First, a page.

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A Time In Between

Éadaoín Lynch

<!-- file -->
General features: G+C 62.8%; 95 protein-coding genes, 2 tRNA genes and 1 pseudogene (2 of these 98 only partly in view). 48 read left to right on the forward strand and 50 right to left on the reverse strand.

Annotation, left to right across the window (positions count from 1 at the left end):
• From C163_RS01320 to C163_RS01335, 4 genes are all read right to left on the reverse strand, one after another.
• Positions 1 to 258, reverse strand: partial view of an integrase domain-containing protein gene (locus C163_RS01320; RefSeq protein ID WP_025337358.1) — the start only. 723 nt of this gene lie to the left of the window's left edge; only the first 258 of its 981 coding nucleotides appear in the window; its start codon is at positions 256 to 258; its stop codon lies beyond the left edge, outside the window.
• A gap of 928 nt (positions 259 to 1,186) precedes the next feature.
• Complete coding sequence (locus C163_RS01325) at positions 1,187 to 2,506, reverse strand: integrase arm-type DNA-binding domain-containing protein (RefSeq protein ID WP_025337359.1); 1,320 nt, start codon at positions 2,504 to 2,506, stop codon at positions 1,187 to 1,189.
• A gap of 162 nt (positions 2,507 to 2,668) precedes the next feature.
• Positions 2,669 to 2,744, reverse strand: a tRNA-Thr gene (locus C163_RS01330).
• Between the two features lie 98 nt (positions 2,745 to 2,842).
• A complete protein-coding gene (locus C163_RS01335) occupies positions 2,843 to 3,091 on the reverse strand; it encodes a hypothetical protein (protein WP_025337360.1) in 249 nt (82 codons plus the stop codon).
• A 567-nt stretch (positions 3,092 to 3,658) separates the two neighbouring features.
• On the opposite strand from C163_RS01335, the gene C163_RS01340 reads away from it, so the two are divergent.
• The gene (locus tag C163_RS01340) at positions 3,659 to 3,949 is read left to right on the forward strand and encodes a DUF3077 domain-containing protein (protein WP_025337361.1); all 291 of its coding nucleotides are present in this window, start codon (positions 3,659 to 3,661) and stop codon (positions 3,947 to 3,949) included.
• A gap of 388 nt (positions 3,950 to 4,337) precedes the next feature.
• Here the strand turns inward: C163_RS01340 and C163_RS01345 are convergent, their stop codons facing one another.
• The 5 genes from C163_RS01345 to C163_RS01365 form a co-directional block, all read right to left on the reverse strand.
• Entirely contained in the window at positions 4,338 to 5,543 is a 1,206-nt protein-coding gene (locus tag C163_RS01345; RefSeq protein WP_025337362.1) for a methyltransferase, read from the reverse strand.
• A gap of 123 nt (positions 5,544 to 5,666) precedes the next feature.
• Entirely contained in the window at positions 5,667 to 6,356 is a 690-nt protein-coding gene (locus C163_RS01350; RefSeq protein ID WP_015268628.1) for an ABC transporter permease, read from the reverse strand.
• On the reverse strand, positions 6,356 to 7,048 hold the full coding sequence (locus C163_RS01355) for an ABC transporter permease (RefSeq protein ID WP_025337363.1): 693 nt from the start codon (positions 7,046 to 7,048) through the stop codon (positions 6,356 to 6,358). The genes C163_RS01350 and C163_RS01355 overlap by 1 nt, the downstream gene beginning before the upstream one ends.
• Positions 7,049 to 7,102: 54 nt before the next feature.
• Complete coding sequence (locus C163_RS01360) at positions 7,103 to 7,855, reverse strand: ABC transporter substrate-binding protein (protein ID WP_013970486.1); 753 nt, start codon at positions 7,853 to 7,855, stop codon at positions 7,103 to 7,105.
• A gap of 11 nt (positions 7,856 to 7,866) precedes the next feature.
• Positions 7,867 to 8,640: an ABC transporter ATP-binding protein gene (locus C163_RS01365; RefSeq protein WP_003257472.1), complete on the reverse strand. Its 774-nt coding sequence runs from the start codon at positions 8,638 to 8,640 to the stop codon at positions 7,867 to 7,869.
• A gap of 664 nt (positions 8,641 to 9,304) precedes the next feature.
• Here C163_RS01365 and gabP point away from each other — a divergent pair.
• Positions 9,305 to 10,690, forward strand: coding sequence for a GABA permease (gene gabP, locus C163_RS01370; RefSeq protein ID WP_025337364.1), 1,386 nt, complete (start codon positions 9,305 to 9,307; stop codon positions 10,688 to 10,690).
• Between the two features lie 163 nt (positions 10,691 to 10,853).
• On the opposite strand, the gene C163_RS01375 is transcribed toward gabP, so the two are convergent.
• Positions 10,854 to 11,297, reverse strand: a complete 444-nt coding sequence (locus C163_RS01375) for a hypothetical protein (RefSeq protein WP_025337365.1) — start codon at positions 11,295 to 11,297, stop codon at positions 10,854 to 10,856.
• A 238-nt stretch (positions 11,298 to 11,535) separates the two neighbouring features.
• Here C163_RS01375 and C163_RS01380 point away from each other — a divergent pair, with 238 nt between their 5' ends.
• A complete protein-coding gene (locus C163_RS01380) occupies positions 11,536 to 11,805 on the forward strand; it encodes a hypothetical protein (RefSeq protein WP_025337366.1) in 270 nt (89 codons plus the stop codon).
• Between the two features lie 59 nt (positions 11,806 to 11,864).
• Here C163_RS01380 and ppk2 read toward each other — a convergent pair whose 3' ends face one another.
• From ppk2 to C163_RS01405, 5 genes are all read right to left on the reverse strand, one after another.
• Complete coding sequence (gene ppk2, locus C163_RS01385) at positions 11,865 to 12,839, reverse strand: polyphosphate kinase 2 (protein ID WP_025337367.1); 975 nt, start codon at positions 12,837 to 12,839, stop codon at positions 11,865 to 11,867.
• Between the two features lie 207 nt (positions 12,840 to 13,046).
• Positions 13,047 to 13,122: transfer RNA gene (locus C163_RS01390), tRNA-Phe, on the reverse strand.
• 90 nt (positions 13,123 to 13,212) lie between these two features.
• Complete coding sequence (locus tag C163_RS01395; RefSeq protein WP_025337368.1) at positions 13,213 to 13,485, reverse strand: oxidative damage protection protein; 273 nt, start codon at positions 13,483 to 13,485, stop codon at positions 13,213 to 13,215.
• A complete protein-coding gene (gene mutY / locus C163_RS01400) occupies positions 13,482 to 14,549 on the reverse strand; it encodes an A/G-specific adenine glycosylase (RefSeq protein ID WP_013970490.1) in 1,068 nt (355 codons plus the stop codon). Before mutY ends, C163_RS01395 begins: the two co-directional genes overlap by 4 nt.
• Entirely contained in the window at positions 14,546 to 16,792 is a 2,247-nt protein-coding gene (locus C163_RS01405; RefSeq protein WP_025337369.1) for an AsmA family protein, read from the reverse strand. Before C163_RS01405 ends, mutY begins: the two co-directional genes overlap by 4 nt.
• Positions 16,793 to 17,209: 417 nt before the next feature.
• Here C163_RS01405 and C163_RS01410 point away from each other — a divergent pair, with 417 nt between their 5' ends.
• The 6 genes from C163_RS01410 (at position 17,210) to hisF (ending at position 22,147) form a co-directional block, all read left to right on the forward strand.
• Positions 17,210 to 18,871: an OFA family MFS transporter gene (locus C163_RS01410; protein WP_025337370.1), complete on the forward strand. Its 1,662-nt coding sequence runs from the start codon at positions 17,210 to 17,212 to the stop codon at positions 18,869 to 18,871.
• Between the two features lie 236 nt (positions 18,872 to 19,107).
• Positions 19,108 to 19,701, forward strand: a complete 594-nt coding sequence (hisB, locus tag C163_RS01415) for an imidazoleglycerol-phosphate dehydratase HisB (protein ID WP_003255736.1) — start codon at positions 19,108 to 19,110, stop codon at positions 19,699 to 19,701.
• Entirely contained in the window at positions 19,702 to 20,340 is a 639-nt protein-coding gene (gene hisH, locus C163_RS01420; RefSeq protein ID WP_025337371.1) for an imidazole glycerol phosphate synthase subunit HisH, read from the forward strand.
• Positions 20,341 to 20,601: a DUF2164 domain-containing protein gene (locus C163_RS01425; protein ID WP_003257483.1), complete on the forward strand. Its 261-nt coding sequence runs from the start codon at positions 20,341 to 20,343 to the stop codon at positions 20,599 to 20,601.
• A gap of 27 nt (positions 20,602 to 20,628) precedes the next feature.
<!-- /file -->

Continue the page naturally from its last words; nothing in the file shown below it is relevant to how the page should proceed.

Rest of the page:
Literature of the 1940s: War, Postwar and ‘Peace’, by Gill Plain, Edinburgh University Press, 300 pp, £70, ISBN 978-0748627448 Gill Plain’s first line, “There are many ‘1940s’”, is an illustration of not only the complexities of the decade, but of the difficulty of dividing history into arbitrary digestible ten-year periods. Despite this difficulty, Plain’s study offers an accessible, engaging overview of the decade’s literature. By placing texts parallel to historical settings, she allows for a greater understanding of the ways in which they overlap, and offers succinct insights that could be subjects for further studies in their own right. Take for example this observation: “The horror of 1945 is both anticipated and avoided by literature.” This paradoxical viewpoint, which many authors of the 1940s adopted, is a useful starting point in understanding the tensions apparent in the literature of this decade, when combatants and non-combatants were facing a Second World War within the great shadow of the First. The general preface to the book, written by series editor Randall Stevenson, advises that, “history in the twentieth-century perhaps pressed harder and more variously on literary imagination than ever before, requiring a literary history correspondingly meticulous, flexible and multifocal”. It was because of this felt need that Edinburgh University Press began its History of Twentieth-Century Literature in Britain. Plain’s new monograph is Volume 5 of this series, and as its subtitle suggests, it divides the 1940s into three separate sections, with each further subdivided into themed chapters: “Documenting”, “Desiring”, “Killing”, “Escaping”, “Grieving”, “Adjusting”, and “Atomising”. This organising principle lends itself to a closer reading of Plain’s choice of texts, and a fuller understanding of the decade as a whole. “Lucid abnormality”, as proposed by Elizabeth Bowen in Collected Impressions, is the basis of Plain’s characterisation of the decade. In the first section of the book, “War”, Plain outlines “the problem of déjà vu” for those writers who had lived through 1914-1918, or been directly affected by it, and explains “the fear that the writers of the First World War had somehow had the last word on the horror of war”. This fear is exacerbated by the increasing media attention on the writers of this period, and the call for them to respond to mounting tension in Europe. Writers turned to documentary form to bear witness to the events of the decade; this was the only alternative when there was an obligation to say something,…



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